CCTV cameras that detect potential offenders and then "tail" them are being tested in British shopping centres.
The $14,000 "Bug" is fitted with a ring of eight cameras that gives a panoramic view of a street.
The footage is scanned by sophisticated software which can identify 50 behavior traits that indicate whether somebody is acting or loitering in a suspicious manner.
When a suspect is spotted, a ninth camera automatically locks onto them and follows their movements.
It means town centres can be monitored without the need for human operators to watch screens.
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The device has been tested in Europe for the last 18 months and are due to install the "intelligent" camera system.
Jason Butler, head of CCTV at Luton council, said: "The camera picks up on unusual movement, zooms in on someone and gathers evidence from a face and clothing, acting as a 24-hour operator without someone having to be there.
"We have kids with Asbos telling us they hate the thing because it follows them wherever they go."
But civil liberty campaigners claim the cameras are yet another extension of state surveillance in what is already the world's most spied upon country.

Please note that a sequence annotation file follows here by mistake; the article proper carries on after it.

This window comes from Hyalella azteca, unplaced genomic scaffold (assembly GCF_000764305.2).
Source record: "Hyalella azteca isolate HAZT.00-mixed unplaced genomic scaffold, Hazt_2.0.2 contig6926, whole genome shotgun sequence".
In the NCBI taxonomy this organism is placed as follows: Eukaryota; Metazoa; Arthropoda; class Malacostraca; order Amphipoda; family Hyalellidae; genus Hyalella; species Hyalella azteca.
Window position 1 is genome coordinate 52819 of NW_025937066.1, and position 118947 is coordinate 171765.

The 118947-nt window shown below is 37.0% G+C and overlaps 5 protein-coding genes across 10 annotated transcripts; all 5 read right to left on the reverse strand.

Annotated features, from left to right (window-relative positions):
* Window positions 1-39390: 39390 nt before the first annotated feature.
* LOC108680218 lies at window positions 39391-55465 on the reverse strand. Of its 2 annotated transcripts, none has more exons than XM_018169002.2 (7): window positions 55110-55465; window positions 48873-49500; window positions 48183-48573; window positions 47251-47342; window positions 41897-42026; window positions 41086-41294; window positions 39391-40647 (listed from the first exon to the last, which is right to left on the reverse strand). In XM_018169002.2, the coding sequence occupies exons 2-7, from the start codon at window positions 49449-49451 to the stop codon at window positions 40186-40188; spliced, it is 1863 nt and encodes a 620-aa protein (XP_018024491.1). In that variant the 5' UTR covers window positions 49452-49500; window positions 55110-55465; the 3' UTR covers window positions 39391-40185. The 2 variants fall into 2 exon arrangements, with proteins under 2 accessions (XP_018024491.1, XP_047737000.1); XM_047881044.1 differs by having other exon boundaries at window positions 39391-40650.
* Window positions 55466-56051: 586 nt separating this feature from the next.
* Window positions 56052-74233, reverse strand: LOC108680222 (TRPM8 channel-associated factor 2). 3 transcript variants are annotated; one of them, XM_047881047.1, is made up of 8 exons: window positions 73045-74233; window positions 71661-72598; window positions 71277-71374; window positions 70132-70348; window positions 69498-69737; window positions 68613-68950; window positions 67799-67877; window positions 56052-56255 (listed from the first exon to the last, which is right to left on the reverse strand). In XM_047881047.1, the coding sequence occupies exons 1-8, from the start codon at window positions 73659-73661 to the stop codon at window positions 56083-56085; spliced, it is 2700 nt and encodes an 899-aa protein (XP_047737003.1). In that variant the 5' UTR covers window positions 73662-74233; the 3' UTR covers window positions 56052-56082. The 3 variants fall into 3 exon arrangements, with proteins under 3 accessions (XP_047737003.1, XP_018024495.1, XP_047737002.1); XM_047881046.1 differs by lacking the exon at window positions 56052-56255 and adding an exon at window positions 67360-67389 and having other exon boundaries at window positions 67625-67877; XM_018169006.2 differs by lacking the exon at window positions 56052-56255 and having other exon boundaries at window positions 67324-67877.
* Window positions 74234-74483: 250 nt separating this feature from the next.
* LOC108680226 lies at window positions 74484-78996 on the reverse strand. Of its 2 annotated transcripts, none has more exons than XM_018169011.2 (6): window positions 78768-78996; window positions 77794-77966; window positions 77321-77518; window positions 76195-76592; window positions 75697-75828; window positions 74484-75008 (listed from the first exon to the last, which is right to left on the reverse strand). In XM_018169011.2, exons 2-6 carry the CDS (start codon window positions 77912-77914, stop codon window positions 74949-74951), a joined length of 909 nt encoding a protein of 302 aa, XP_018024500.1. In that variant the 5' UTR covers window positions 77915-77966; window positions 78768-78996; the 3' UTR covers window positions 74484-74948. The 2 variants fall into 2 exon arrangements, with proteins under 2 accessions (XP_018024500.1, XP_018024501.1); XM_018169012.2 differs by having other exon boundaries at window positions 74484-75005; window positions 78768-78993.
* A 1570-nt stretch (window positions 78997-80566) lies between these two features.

There are 4.2 million CCTV cameras in Britain - a fifth of the world's total.
Earlier this month the Home Office announced plans to extend the use talking CCTV cameras that order passers-by to pick up dropped litter.
Critics say the Bug sounds like a step towards the world depicted in the 2002 science fiction film Minority Report, where Tom Cruise stars as an officer in a police "department of pre-crime" that arrests offenders on the basis of what they are about to do.
Simon Davies, director of Privacy International, said: "We do not know what the psychological impact of this will be on the population."
But Stuart Thompson, managing director of Kent based company Viseum that developed the Bug, said the innocent had nothing to fear from the device.
He said: "It may mistake someone window-shopping for someone loitering, but on every occasion that a crime has been committed the system has always caught evidence."
Several police forces are also considering another intelligent camera attached to unmanned drones that fly stealthily above cities to spy on people below.
The camera can zoom in on and track a single face from 500 feet.
These can then be scanned and matched against a database of known criminals or terror suspects. The camera is fitted to a drone made from lightweight plastics and carbon fibre called the Casper 250, which was originally created for the Israeli army.
It has a wingspan of 8ft and a top speed of more than 50mph, but is powered by an electric engine, making it almost inaudible to those on the ground.
Police believe it could be used to help routine work such as monitoring traffic, demonstrations and marches, and for more sensitive operations such as tracking drug traffickers and terrorists.